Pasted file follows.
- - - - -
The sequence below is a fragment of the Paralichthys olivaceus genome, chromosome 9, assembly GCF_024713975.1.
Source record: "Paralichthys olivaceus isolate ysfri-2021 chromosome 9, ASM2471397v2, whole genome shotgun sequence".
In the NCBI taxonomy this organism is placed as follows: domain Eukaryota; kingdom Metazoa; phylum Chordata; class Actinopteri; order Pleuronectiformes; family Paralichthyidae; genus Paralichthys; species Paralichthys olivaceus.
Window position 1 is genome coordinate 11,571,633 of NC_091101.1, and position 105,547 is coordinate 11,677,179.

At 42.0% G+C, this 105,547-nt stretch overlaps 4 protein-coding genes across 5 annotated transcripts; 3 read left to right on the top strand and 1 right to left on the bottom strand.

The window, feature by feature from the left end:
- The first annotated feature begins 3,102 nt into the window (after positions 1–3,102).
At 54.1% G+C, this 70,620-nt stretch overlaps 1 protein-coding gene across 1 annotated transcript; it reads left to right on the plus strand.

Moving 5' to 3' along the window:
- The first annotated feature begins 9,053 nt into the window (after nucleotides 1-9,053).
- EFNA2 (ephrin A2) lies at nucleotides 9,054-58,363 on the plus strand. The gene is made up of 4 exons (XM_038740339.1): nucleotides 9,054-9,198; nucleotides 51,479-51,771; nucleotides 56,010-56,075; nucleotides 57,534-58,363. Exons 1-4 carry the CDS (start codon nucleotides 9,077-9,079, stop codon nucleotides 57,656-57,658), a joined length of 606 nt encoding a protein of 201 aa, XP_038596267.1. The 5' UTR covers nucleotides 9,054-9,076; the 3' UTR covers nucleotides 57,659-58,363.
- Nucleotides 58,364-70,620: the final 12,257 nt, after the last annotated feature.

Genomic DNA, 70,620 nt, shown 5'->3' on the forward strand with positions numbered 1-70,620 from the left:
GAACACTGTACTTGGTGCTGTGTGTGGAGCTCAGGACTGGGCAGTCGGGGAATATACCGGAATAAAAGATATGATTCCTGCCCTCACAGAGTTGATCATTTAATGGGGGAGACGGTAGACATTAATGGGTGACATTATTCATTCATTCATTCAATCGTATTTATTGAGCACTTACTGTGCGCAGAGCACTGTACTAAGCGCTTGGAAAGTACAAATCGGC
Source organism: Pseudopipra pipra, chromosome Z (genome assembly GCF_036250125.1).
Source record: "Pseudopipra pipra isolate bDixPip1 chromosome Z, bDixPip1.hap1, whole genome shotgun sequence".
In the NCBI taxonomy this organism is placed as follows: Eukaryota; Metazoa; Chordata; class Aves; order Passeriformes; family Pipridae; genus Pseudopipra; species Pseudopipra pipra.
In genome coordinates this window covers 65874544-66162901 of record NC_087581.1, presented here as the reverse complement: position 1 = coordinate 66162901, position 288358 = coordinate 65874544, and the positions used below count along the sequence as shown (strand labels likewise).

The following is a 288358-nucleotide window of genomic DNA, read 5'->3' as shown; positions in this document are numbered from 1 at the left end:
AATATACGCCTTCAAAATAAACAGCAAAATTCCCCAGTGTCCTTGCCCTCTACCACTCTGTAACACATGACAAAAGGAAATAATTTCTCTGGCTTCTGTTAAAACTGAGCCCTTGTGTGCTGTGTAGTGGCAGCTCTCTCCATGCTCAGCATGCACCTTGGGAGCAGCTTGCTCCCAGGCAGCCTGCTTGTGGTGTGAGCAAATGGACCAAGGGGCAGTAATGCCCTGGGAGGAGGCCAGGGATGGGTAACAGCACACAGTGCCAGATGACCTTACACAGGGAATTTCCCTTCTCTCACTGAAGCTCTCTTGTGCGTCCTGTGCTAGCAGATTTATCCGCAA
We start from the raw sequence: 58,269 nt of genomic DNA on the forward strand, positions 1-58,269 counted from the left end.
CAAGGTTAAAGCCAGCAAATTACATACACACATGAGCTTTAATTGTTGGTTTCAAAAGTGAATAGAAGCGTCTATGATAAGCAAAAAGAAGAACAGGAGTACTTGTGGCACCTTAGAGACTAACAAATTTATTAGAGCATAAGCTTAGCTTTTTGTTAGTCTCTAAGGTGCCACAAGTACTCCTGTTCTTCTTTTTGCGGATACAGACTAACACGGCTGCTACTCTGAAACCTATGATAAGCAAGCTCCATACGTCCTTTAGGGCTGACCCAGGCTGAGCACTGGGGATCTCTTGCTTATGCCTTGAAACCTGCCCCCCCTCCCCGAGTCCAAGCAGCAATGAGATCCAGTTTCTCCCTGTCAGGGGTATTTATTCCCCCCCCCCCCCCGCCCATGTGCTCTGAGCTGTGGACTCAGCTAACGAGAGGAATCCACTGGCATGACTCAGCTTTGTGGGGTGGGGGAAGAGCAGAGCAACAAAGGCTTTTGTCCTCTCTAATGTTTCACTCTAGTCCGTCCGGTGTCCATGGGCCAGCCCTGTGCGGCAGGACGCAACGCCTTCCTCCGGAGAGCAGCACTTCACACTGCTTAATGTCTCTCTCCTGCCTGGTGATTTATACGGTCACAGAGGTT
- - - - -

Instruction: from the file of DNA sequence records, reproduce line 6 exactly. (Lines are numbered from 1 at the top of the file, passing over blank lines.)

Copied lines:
The window, feature by feature from the left end: